POLITICS & INSTITUTIONS - ECONOMY

Luxembourg 8th in world's happiest countries ranking



The quality of life makes Luxembourg one of the top 10 countries in the world to live in Caroline Martin/archives

The quality of life makes Luxembourg one of the top 10 countries in the world to live in Caroline Martin/archives

Luxembourg has been ranked eighth in the UN’s “World Happiness Report 2021”, up from tenth in 2020. The rise is mainly thanks to the good economic performance of the country in this period of crisis.

Luxembourg is ranked eighth in the world's happiest countries, according to the “World Happiness Report”, produced by the Gallup Institute, with the support of the UN.

This year again, Finland dominates the ranking, Denmark being 2nd and Switzerland 3rd. Our neighbors are not badly off either: Belgium is 20th, France 21st, and Germany 13th.

Afghanistan is the last of the 149 countries ranked this year, preceded by Zimbabwe and Rwanda.

No survey in 2020 in Luxembourg

To establish the ranking, the authors conduct interviews with residents of the various countries to gauge their level of happiness. These data are then crossed with national GDP, international indices of solidarity, individual freedom and corruption. And this is what allows Luxembourg to improve its ranking this year, since Gallup did not conduct any survey in 2020. The average “felt happiness” was built on the figures collected in 2018-2019. It is therefore the other indices that have increased the overall score, thanks in particular to the good resistance of the economy to the throes of the health crisis.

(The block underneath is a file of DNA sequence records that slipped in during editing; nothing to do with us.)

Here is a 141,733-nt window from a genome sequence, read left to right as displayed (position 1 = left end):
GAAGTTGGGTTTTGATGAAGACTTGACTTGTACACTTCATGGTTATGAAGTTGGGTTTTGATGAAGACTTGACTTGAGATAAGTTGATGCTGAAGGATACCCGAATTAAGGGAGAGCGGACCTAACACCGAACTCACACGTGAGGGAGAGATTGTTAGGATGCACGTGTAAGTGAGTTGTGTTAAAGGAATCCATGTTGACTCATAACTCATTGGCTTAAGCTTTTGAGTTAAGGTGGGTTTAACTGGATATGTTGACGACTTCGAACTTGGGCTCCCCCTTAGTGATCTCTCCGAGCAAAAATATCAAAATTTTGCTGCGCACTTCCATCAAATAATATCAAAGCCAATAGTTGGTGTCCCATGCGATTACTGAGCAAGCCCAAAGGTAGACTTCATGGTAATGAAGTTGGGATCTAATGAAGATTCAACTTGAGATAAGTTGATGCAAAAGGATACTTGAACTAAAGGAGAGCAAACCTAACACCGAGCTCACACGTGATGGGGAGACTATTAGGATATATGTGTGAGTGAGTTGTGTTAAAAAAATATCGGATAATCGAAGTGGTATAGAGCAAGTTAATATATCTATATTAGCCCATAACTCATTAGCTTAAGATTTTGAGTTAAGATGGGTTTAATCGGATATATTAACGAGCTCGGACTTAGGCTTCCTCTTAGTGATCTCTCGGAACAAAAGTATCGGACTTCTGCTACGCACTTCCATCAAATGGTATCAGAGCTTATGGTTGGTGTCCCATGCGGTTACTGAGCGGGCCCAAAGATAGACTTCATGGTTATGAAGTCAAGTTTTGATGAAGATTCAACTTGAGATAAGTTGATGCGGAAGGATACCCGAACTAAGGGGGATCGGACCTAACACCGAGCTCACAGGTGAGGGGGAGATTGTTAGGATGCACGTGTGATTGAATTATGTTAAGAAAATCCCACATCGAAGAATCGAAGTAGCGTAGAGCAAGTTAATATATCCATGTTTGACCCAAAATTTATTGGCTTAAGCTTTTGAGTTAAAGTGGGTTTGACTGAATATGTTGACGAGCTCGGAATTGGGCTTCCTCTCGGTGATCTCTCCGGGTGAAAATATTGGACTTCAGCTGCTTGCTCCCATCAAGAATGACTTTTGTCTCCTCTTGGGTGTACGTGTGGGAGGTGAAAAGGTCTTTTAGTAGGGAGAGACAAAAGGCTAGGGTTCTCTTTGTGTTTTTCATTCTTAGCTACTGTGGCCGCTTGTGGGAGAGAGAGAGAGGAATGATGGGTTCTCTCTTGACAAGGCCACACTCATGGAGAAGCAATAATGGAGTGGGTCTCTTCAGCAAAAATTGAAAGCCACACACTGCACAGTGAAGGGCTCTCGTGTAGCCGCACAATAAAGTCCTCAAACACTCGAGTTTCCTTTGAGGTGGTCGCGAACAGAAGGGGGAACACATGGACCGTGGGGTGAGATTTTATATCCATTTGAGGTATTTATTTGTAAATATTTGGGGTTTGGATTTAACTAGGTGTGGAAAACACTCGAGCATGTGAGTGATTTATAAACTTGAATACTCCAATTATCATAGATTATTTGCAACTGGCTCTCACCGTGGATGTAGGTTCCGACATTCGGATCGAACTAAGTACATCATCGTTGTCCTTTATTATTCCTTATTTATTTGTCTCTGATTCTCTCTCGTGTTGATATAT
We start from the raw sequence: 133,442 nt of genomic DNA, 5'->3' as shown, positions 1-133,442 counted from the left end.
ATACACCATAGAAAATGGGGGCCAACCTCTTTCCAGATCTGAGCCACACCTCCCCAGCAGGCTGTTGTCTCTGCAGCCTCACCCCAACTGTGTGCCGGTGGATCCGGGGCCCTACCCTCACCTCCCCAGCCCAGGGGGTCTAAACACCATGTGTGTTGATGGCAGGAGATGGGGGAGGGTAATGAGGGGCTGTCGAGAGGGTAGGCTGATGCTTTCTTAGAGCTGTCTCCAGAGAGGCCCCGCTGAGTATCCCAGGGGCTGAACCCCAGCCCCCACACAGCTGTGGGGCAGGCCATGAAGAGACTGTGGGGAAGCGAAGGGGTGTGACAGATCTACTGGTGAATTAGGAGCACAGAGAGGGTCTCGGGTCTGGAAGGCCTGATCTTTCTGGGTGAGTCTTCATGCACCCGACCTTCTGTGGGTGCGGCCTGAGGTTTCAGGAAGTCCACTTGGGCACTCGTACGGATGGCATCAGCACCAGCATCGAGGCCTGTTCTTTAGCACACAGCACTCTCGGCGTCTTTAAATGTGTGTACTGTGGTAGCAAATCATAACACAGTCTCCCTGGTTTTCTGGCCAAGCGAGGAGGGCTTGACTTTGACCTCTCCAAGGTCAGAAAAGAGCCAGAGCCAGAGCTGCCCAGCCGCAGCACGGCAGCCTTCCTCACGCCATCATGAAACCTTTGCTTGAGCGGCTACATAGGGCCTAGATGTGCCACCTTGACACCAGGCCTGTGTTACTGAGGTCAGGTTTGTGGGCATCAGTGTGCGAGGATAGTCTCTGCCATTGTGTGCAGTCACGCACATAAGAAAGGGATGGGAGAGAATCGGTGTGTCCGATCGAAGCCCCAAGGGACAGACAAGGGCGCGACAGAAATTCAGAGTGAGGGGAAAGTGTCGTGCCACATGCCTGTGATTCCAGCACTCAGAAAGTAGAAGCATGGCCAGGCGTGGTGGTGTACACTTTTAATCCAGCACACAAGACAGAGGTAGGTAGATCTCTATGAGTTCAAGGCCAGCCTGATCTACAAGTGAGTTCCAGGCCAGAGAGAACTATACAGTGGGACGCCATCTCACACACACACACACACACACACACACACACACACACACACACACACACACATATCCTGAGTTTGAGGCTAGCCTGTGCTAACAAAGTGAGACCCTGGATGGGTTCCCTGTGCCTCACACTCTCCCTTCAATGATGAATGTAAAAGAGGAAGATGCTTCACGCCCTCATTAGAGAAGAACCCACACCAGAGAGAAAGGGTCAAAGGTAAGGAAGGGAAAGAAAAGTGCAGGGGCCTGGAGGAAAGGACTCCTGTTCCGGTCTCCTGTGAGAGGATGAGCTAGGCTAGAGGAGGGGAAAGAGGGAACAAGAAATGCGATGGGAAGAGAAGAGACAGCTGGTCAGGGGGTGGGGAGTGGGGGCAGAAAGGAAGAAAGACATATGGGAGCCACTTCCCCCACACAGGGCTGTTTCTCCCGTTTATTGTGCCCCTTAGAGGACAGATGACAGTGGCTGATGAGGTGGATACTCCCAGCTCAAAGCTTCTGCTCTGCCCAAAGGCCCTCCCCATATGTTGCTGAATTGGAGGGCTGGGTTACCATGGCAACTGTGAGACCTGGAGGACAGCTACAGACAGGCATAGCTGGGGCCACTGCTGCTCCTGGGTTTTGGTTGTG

A pandemic that is obviously noticeable in the figures globally, with “a significantly higher frequency of negative emotions in about a third of countries.” Nevertheless, 22 countries also saw a positive change in this indicator. “This may be surprising, but there was, on average, no decline in wellbeing in people's assessment of their own lives. One possible explanation is that people see covid-19 as a common, external threat that harms everyone and that has led to a greater sense of solidarity and empathy,” concludes John Helliwell, one of the experts who conducted the study.